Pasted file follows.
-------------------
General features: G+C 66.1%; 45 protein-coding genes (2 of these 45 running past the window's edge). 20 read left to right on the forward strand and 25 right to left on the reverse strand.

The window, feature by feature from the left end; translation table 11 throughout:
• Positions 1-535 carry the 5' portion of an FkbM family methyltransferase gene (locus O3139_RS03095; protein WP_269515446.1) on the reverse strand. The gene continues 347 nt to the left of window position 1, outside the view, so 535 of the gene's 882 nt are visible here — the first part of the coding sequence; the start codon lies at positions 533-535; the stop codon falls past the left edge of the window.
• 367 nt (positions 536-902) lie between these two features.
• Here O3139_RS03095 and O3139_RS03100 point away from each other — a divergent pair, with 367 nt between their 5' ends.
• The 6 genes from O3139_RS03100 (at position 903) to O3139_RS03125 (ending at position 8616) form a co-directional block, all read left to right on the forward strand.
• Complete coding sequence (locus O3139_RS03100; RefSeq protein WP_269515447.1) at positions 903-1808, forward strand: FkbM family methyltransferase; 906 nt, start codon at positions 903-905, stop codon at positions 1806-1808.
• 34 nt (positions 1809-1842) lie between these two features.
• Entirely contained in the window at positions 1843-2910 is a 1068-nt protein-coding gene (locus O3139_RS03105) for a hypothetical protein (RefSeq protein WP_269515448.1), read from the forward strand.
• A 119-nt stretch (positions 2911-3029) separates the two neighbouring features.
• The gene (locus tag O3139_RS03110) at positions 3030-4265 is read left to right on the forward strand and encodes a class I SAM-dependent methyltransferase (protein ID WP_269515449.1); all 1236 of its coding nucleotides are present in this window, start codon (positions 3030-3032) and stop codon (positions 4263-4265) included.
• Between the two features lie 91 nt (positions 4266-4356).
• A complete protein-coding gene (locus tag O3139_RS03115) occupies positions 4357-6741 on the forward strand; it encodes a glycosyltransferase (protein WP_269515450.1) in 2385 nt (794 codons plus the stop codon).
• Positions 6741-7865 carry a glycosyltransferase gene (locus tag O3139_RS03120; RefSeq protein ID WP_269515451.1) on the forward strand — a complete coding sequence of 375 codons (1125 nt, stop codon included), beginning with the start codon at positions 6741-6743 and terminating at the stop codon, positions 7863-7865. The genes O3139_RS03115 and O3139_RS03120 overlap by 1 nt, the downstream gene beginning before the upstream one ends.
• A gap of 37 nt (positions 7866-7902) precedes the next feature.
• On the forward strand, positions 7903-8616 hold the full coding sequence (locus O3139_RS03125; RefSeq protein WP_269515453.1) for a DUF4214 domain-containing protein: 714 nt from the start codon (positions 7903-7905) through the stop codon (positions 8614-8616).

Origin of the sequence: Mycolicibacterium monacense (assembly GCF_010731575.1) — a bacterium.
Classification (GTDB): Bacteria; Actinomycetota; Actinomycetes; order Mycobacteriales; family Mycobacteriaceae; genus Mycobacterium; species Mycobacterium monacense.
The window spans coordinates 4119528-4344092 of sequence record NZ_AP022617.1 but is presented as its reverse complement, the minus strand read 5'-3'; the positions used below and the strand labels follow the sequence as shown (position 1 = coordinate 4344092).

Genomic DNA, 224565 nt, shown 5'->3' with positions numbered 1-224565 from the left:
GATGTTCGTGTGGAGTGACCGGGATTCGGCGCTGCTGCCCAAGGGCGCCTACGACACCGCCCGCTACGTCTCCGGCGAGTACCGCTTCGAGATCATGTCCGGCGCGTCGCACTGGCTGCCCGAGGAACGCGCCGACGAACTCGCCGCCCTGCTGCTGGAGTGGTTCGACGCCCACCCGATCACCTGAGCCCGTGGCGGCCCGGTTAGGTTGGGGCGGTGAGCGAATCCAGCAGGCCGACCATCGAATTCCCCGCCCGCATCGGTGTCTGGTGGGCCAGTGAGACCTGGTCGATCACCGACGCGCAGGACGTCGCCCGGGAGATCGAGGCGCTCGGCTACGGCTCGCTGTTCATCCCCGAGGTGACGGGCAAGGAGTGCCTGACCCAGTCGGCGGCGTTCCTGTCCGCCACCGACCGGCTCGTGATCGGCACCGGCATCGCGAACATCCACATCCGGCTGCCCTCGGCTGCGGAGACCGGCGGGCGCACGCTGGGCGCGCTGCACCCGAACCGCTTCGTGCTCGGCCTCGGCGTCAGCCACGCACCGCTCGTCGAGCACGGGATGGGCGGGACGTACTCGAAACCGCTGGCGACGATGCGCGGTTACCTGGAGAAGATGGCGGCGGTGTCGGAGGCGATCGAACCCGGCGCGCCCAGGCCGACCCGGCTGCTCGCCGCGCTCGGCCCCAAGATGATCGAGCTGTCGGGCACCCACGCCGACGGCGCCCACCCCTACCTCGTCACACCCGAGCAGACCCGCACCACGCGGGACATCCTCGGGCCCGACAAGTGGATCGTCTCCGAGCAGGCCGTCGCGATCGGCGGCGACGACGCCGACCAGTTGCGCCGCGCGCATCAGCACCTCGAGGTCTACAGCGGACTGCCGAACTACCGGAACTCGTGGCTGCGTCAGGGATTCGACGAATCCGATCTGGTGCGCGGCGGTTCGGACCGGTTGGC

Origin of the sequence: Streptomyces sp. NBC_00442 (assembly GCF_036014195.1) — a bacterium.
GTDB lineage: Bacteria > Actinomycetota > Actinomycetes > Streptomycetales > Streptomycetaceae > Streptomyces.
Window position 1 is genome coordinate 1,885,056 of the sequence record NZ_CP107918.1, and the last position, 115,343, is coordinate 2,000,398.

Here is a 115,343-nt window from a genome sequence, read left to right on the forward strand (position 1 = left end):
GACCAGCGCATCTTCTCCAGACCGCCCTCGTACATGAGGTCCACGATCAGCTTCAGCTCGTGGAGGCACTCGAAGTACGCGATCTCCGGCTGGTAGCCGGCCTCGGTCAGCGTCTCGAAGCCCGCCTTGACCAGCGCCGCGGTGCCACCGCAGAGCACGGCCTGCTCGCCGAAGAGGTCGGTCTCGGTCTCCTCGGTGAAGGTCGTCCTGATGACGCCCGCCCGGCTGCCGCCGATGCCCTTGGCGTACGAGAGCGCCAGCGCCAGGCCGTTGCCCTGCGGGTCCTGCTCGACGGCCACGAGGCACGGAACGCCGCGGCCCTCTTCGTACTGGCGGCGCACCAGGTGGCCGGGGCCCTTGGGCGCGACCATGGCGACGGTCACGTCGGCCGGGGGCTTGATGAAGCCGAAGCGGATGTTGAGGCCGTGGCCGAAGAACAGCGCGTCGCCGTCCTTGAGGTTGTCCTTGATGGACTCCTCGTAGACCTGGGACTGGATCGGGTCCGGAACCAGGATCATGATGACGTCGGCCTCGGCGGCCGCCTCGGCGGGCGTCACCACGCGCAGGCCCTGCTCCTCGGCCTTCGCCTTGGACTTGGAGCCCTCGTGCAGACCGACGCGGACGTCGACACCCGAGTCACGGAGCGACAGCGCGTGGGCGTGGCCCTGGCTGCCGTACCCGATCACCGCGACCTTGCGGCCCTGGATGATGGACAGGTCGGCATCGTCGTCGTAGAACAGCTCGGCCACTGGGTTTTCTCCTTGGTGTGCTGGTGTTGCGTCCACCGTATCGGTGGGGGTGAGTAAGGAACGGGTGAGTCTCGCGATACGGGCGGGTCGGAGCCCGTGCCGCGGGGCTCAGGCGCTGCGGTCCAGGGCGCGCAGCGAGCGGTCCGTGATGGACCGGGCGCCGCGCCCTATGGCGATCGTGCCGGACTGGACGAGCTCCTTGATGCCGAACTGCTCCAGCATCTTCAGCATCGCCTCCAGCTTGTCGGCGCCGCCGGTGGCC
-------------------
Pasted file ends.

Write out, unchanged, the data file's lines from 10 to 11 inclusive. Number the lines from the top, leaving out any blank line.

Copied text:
• A 119-nt stretch (positions 2911-3029) separates the two neighbouring features.
• The gene (locus tag O3139_RS03110) at positions 3030-4265 is read left to right on the forward strand and encodes a class I SAM-dependent methyltransferase (protein ID WP_269515449.1); all 1236 of its coding nucleotides are present in this window, start codon (positions 3030-3032) and stop codon (positions 4263-4265) included.